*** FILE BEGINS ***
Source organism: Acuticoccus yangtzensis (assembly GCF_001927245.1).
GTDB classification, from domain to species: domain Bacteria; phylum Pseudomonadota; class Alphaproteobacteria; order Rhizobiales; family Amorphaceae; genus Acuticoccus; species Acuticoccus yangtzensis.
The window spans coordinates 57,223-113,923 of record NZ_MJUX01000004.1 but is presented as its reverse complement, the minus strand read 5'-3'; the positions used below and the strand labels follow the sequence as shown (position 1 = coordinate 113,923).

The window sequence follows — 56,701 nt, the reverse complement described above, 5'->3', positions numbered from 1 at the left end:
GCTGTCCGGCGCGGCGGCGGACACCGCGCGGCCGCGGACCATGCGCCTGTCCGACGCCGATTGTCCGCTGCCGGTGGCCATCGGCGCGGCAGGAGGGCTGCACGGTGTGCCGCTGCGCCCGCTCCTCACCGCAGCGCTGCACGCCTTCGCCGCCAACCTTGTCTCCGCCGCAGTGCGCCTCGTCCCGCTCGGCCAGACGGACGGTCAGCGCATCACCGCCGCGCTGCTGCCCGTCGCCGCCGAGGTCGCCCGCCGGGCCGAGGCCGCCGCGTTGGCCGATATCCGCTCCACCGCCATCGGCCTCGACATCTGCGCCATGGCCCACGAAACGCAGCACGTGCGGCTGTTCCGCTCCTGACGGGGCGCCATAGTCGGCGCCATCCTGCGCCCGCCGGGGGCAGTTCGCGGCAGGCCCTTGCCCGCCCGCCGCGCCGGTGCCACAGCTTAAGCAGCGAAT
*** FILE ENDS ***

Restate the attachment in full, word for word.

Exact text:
Source organism: Acuticoccus yangtzensis (assembly GCF_001927245.1).
GTDB classification, from domain to species: domain Bacteria; phylum Pseudomonadota; class Alphaproteobacteria; order Rhizobiales; family Amorphaceae; genus Acuticoccus; species Acuticoccus yangtzensis.
The window spans coordinates 57,223-113,923 of record NZ_MJUX01000004.1 but is presented as its reverse complement, the minus strand read 5'-3'; the positions used below and the strand labels follow the sequence as shown (position 1 = coordinate 113,923).

The window sequence follows — 56,701 nt, the reverse complement described above, 5'->3', positions numbered from 1 at the left end:
GCTGTCCGGCGCGGCGGCGGACACCGCGCGGCCGCGGACCATGCGCCTGTCCGACGCCGATTGTCCGCTGCCGGTGGCCATCGGCGCGGCAGGAGGGCTGCACGGTGTGCCGCTGCGCCCGCTCCTCACCGCAGCGCTGCACGCCTTCGCCGCCAACCTTGTCTCCGCCGCAGTGCGCCTCGTCCCGCTCGGCCAGACGGACGGTCAGCGCATCACCGCCGCGCTGCTGCCCGTCGCCGCCGAGGTCGCCCGCCGGGCCGAGGCCGCCGCGTTGGCCGATATCCGCTCCACCGCCATCGGCCTCGACATCTGCGCCATGGCCCACGAAACGCAGCACGTGCGGCTGTTCCGCTCCTGACGGGGCGCCATAGTCGGCGCCATCCTGCGCCCGCCGGGGGCAGTTCGCGGCAGGCCCTTGCCCGCCCGCCGCGCCGGTGCCACAGCTTAAGCAGCGAAT